A scheme to tie in trails from the Pagosa Lakes area all the way to downtown Pagosa Springs, designed and discussed during the past few years, was provided a substantial boost towards breaking ground when the town of Pagosa Springs was notified that it would be receiving $200,000 in State Trails Grant money.
The so-called Town-to-Lakes Trail ecame part of the town’s Comprehensive Plan in 2006 and then the county’s Parks, Recreation, Open Space and Trails (PROST) Task Force furthered that discussion in 2007. Since then, the scheme has been a joint project between the town and county.
Numerous presentations have been made to town and county representatives regarding proposals for various routes suggested for the project. During the past several years, the need for securing easements from numerous property owners not only led to several revisions, but held up the pursuit of grant funding.
With some easements agreed to and a plan accommodating areas where property owners refused to provide access, planners were able to apply for grant money following the development of a plan that was more or less a final draft.
On April 30, Town Planner James Dickhoff was notified by the state that the town had been awarded $200,000 for the trail plan. The grant is administered through the Colorado Department of Natural Resources and money is provided through a partnership among Colorado State Parks, Great Outdoors Colorado, the Colorado Lottery, the federal Recreational Trails Program, and the Land and Water Conservation Fund.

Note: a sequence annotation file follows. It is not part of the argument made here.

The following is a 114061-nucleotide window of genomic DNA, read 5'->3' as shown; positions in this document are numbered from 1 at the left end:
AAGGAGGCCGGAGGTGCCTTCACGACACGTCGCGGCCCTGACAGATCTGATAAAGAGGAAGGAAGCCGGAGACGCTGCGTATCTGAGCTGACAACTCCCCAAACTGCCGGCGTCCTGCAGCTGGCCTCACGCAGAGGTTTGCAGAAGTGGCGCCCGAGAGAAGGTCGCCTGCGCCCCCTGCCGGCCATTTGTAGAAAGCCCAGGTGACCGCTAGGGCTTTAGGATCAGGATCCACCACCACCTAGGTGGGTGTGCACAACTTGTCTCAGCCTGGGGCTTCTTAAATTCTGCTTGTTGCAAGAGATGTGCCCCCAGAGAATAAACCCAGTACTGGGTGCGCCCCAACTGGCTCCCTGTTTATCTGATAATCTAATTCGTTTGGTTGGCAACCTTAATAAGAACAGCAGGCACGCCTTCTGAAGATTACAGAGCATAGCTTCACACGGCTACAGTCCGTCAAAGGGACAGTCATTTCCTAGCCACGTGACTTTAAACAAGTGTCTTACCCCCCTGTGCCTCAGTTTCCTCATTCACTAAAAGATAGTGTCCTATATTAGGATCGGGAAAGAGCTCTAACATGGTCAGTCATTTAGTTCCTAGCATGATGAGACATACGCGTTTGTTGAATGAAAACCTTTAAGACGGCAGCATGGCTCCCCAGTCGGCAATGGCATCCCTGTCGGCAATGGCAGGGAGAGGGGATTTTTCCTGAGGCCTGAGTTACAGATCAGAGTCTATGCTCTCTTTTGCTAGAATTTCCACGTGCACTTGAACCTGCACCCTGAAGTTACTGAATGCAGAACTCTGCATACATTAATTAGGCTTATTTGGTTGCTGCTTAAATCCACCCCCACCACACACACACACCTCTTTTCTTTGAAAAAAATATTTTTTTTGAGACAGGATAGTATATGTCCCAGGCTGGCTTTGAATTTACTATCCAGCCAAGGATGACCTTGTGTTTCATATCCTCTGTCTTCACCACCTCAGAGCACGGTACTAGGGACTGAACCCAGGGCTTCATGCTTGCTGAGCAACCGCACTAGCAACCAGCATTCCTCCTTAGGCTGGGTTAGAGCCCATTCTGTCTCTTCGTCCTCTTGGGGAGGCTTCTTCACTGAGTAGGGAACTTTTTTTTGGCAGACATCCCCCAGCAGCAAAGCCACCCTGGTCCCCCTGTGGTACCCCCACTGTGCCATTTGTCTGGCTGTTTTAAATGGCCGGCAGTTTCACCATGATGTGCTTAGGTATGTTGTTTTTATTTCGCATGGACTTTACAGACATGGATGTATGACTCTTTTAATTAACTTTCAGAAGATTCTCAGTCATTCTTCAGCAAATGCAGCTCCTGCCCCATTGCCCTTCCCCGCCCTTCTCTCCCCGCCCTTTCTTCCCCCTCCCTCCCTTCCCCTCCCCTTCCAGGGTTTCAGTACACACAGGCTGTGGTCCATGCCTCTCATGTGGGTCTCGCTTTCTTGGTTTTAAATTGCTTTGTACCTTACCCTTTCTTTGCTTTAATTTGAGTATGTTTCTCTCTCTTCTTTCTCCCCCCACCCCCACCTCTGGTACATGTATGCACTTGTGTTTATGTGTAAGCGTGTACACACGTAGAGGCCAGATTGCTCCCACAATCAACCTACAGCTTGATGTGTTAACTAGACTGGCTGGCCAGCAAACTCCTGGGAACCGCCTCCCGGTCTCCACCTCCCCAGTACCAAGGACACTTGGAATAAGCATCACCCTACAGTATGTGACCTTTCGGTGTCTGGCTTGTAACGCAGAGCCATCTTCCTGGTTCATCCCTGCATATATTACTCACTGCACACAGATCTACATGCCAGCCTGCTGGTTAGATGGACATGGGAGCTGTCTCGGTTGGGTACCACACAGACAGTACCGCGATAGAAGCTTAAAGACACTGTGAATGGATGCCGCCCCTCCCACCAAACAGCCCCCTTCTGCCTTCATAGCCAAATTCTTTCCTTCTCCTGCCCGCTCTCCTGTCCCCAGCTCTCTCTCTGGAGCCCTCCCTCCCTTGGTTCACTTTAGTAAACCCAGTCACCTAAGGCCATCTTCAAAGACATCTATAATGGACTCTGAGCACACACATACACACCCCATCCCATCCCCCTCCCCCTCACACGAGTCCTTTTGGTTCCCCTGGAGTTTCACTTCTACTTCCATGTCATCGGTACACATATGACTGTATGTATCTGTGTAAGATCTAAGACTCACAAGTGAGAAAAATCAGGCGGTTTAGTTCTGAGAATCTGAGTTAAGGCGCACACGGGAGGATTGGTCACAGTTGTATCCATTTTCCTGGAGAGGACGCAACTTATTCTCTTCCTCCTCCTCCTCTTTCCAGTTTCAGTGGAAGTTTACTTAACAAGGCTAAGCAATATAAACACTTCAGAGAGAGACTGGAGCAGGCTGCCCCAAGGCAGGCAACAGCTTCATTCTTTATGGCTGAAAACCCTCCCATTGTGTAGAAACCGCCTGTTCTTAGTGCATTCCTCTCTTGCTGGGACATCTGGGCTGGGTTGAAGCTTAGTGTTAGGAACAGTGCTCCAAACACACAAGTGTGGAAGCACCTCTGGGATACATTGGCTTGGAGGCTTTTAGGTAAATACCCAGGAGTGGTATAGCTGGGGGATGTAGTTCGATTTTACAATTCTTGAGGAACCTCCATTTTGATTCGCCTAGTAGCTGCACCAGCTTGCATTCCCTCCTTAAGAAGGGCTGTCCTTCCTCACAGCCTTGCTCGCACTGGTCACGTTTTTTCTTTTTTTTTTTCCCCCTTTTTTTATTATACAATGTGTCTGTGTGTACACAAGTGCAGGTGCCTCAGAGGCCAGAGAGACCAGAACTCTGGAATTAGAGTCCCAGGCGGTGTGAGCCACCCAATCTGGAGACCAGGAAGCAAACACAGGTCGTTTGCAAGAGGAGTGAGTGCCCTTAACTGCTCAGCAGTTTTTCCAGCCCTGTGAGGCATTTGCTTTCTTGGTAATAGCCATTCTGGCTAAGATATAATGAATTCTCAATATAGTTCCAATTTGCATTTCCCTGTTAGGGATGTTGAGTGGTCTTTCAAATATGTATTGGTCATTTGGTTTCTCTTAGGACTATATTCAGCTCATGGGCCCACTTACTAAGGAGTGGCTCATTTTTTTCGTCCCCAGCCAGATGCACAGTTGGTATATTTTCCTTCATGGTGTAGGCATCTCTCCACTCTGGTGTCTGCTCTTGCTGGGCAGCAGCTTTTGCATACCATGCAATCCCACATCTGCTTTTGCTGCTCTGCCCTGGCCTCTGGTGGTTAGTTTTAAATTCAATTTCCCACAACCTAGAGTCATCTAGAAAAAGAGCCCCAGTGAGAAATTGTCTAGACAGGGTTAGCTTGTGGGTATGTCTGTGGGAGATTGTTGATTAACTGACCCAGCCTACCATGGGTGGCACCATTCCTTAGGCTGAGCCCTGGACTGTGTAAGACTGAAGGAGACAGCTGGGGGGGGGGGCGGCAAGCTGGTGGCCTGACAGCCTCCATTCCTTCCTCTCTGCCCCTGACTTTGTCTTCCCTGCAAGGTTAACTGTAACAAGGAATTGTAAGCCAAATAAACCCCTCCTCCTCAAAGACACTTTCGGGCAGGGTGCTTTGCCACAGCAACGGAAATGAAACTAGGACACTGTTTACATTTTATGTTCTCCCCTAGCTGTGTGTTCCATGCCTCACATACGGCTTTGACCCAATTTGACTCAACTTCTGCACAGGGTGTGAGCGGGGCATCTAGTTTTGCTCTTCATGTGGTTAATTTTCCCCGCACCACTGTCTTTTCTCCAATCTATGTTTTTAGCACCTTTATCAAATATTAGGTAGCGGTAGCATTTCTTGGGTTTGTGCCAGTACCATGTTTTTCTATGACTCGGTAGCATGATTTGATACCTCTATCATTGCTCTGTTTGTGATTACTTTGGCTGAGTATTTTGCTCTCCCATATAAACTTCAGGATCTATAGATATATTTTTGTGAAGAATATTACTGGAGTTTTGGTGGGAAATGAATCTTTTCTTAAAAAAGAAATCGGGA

That money will supplement almost a half-million dollars in funds already secured for the project. With a $218,000 transportation enhancement grant awarded by the Colorado Department of Transportation, another $200,000 provided from PROST and $45,000 from the Pagosa Lakes Property Owners Association, close to $700,000 has been accumulated for project.
According to Dickhoff, the estimated cost for the first segment of the trail system is $550,000. Dickhoff added that the remaining funds (from PROST money) would be held to, “leverage matching funds for more grants that will fund additional segments.”
According to a presentation Dickhoff will deliver to the Pagosa Springs Town Council today (at noon in Town Hall), the initial phase, “(W)ill encompass 1,400 lineal feet of 10 foot wide hard surface trail, beginning at Pinon Causeway and Village Drive Intersection, heading south across Hwy 160, then heading east to connect with the Aspen Village Drive and the On-Street Bike Lanes and Sidewalks within the Aspen Village Development.”
That presentation will be part of a resolution asking council to support authorizing terms of the grant agreement. Those terms essentially state that the town agrees to move forward with the project (to eventual completion) and that the grant funds will be used solely for construction on that trail segment.
If council passes that resolution, Dickhoff said that the project would enter a design and engineering phase within the next couple of months that will continue into the fall; construction is slated to start early spring 2013.